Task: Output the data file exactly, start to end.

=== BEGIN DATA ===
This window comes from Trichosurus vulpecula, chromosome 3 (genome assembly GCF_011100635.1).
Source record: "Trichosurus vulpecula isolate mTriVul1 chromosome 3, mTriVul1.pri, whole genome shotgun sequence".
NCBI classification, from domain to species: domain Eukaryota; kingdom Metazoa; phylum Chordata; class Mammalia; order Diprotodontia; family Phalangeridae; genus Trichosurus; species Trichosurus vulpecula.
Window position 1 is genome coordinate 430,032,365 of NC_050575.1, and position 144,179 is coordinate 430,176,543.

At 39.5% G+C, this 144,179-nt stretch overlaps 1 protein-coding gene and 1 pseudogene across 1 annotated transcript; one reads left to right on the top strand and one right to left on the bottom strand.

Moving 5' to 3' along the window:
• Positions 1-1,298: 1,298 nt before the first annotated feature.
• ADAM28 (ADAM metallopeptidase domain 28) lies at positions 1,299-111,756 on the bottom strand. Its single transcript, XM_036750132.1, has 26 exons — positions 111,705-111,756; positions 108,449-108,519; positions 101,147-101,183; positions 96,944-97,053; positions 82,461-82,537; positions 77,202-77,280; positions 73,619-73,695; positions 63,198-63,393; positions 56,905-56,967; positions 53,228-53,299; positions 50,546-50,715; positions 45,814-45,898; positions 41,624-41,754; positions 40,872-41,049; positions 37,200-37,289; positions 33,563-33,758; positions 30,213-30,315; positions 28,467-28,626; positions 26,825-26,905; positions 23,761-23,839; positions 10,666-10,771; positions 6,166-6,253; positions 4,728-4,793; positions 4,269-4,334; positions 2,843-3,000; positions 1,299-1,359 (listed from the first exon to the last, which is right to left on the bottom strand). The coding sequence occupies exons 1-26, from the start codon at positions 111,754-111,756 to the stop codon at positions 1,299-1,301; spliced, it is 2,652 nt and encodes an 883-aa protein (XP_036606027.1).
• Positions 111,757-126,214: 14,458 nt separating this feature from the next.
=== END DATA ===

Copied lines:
This window comes from Trichosurus vulpecula, chromosome 3 (genome assembly GCF_011100635.1).
Source record: "Trichosurus vulpecula isolate mTriVul1 chromosome 3, mTriVul1.pri, whole genome shotgun sequence".
NCBI classification, from domain to species: domain Eukaryota; kingdom Metazoa; phylum Chordata; class Mammalia; order Diprotodontia; family Phalangeridae; genus Trichosurus; species Trichosurus vulpecula.
Window position 1 is genome coordinate 430,032,365 of NC_050575.1, and position 144,179 is coordinate 430,176,543.

At 39.5% G+C, this 144,179-nt stretch overlaps 1 protein-coding gene and 1 pseudogene across 1 annotated transcript; one reads left to right on the top strand and one right to left on the bottom strand.

Moving 5' to 3' along the window:
• Positions 1-1,298: 1,298 nt before the first annotated feature.
• ADAM28 (ADAM metallopeptidase domain 28) lies at positions 1,299-111,756 on the bottom strand. Its single transcript, XM_036750132.1, has 26 exons — positions 111,705-111,756; positions 108,449-108,519; positions 101,147-101,183; positions 96,944-97,053; positions 82,461-82,537; positions 77,202-77,280; positions 73,619-73,695; positions 63,198-63,393; positions 56,905-56,967; positions 53,228-53,299; positions 50,546-50,715; positions 45,814-45,898; positions 41,624-41,754; positions 40,872-41,049; positions 37,200-37,289; positions 33,563-33,758; positions 30,213-30,315; positions 28,467-28,626; positions 26,825-26,905; positions 23,761-23,839; positions 10,666-10,771; positions 6,166-6,253; positions 4,728-4,793; positions 4,269-4,334; positions 2,843-3,000; positions 1,299-1,359 (listed from the first exon to the last, which is right to left on the bottom strand). The coding sequence occupies exons 1-26, from the start codon at positions 111,754-111,756 to the stop codon at positions 1,299-1,301; spliced, it is 2,652 nt and encodes an 883-aa protein (XP_036606027.1).
• Positions 111,757-126,214: 14,458 nt separating this feature from the next.